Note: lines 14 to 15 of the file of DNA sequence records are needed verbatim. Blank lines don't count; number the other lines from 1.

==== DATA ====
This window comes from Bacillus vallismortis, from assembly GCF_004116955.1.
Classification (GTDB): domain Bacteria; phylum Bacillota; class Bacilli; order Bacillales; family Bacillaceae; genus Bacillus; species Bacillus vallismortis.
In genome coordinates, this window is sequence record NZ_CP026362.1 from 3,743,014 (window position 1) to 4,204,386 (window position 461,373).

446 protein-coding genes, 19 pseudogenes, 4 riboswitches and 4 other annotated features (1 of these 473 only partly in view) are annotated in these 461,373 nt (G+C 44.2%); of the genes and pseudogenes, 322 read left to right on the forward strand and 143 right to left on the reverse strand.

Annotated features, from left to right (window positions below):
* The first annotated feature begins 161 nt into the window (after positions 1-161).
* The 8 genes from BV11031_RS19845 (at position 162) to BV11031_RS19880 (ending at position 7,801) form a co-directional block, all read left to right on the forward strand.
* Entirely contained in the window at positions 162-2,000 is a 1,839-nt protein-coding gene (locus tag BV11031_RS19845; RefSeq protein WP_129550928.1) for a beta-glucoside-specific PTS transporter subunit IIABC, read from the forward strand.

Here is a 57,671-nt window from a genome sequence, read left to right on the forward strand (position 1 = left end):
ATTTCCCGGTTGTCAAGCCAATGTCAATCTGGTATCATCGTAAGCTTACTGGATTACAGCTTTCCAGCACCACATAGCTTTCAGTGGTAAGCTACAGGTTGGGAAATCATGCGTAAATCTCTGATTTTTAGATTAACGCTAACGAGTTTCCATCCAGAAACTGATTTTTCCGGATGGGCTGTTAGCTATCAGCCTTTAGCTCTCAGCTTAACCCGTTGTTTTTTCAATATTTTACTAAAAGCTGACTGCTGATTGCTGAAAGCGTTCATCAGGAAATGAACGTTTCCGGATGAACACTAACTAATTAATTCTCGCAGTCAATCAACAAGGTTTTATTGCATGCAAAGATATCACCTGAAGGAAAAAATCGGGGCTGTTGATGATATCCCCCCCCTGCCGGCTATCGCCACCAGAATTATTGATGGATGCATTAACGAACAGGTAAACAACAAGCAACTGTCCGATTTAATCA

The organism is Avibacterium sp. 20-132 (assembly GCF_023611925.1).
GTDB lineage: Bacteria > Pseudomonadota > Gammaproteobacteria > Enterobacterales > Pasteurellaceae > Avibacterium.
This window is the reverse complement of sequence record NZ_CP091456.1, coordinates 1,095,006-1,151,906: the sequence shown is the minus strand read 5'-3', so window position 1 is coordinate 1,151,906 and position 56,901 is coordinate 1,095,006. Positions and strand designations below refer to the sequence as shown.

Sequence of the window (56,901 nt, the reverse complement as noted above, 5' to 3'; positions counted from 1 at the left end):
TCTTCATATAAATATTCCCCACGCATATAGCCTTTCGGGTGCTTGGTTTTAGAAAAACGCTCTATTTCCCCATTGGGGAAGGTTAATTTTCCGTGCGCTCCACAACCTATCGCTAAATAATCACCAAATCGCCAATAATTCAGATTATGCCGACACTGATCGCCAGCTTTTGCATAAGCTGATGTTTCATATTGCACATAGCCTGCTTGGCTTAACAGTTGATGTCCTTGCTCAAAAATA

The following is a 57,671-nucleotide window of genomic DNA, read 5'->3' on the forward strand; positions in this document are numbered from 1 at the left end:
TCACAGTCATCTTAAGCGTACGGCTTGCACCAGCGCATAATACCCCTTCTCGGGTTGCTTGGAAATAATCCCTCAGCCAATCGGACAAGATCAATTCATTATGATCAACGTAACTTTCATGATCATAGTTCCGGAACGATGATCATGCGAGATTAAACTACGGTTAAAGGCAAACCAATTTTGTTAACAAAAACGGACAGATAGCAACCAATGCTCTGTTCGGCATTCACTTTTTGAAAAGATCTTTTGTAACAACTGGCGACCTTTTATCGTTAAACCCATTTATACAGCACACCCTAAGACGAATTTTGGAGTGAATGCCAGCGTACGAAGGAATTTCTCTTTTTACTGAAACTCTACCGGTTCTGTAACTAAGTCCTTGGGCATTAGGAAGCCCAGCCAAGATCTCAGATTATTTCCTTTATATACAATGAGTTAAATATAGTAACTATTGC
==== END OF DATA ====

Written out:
Sequence of the window (56,901 nt, the reverse complement as noted above, 5' to 3'; positions counted from 1 at the left end):
TCTTCATATAAATATTCCCCACGCATATAGCCTTTCGGGTGCTTGGTTTTAGAAAAACGCTCTATTTCCCCATTGGGGAAGGTTAATTTTCCGTGCGCTCCACAACCTATCGCTAAATAATCACCAAATCGCCAATAATTCAGATTATGCCGACACTGATCGCCAGCTTTTGCATAAGCTGATGTTTCATATTGCACATAGCCTGCTTGGCTTAACAGTTGATGTCCTTGCTCAAAAATA